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July 6th, 2005

Community Group Promises to Fight Demolition of Historic Building

by SoHo Journal Staff


The Greenwich Village Society for Historic Preservation (GVSHP) has?Ǭ learned from monitoring the Department of Buildings (DOB) website that plans were filed to construct a 20-story, 225 ft. tall building at 70 Bethune Street/469 West Street, which would be the tallest building along the Greenwich Village waterfront.?Ǭ GVSHP has been monitoring building applications on the site for some time, aware that Related Companies has planned to build a residential development on this site.

The site is currently occupied by the historic Superior Ink factory, whose twin 100+ ft.-tall smokestacks have stood on this site since 1919, when it was built by Nabisco as a cracker bakery.?Ǭ GVSHP has submitted a proposal to the New York City Landmarks Preservation Commission for a historic district along the Greenwich Village waterfront which includes this site; the proposal is currently under consideration by the Landmarks Preservation Commission.

Construction of the proposed residential tower is far from a foregone conclusion, however, as it will require securing a variance or a zoning change for the site since the current zoning prohibits residential use (Related has stated that they will seek a variance).?Ǭ GVSHP, and other community groups, have vowed to fight the plan and the proposed variance.

“The proposed building is completely inappropriate for this site, and we absolutely intend to fight it, and fight hard” stated GVSHP Executive Director Andrew Berman.?Ǭ In 2003 and 2004, GVSHP successfully fought plans for a 32-story residential high-rise just 4 blocks to the north at 848 Washington Street; that proposed tower also required a variance, which GVSHP blocked.

This would be the tallest building on the Greenwich Village waterfront, surpassing the three recently constructed Richard Meier Towers on West Street between Perry and Charles Streets (210 feet), and the Memphis at 140 Charles Street (193 feet), as well as the neighboring 13-story Westbeth artists’ housing complex, which was once the historic Bell Telephone Laboratories.

The proposed building will require not only a change in the allowed use for the site but a significant increase in the allowable bulk, as current zoning only allows 5.0 floor area ratio for new development, but the proposed building has a 6.5 floor area ratio.?Ǭ This would make the building not only significantly taller but significantly larger and bulkier than anything else which could be built around it.?Ǭ By law, in order to get the variance, the applicant will have to prove that they are asking for the “minimum variance necessary” — or the smallest change from what’s currently allowed under existing zoning — to make a reasonable return on the property.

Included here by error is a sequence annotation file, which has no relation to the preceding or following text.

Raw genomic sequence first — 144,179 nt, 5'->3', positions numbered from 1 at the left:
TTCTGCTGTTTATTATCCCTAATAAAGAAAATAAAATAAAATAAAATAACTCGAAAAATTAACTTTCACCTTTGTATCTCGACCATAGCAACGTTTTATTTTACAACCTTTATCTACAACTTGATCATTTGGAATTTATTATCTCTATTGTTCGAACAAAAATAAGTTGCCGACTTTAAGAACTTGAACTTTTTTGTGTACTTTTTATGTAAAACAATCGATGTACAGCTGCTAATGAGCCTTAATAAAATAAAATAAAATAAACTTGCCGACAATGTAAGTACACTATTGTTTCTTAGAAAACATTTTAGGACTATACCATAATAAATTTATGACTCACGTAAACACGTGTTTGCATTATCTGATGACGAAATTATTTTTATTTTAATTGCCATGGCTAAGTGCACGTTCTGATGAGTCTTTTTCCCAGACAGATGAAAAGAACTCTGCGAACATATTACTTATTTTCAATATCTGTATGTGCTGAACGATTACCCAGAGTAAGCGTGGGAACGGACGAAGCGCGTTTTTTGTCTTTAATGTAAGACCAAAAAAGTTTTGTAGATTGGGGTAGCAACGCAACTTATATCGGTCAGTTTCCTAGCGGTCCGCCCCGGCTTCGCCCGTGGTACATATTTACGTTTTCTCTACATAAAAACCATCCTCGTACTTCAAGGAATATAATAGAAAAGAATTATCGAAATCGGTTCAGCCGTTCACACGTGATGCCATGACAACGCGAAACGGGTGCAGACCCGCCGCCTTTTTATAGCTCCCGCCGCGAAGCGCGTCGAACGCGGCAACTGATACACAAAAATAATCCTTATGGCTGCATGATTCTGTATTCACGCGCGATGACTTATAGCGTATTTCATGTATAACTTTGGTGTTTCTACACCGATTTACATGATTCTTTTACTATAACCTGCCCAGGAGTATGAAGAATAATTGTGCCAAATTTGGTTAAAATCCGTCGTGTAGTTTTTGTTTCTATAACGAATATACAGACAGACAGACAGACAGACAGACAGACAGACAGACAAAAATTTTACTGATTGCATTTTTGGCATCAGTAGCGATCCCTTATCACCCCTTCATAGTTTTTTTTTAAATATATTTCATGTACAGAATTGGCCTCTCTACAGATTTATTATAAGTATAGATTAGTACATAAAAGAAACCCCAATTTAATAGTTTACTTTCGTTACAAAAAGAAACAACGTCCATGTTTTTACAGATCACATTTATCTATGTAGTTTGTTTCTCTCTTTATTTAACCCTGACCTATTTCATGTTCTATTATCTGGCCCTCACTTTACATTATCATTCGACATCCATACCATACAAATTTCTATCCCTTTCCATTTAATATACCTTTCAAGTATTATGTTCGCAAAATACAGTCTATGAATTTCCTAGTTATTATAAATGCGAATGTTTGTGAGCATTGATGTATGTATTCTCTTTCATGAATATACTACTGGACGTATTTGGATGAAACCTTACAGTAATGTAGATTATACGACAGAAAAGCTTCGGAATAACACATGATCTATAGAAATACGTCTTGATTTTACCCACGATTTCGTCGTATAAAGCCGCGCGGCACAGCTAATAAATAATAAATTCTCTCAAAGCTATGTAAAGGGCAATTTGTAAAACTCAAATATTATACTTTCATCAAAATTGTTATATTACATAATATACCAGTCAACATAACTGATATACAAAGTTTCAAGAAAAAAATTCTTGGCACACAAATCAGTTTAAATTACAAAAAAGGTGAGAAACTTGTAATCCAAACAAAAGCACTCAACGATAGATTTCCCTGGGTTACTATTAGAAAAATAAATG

“The assertion that a 20-story, 225 ft.-tall super-luxury residential tower is the minimum necessary for Related to turn a profit on this site is on its face ludicrous,” stated Berman.?Ǭ “Their claim that they need any sort of variance to turn a profit on this property is simply laughable — there are countless good uses the existing building could be put to, or that could be made of the site under the existing zoning. This is a bald-faced attempt to circumvent the zoning for the area before the landmarking proposal is heard.?Ǭ Related is going to have a very, very big fight on their hands.”

The architect listed for the project is Gwathemy Siegel Associates, the same architect as for Related Company’s curving, reflective glass Astor Place Tower, currently nearing completion at Astor Place and Lafayette Street.?Ǭ Like that project, this one is supposed to consist of an asymmetrical, curving glass tower on a base.

“I cannot think of a more inappropriate design for a historic setting like the Greenwich Village waterfront’s turn-of-the-century factory buildings than a slick, curving glass tower,” stated Berman.?Ǭ “This is exactly why the landmarking proposal we have submitted and which is currently under consideration by the City should be enacted — to prevent the destruction of historic buildings like the Superior Ink factory, and the destruction of a historic neighborhood like the Greenwich Village waterfront,” he added.

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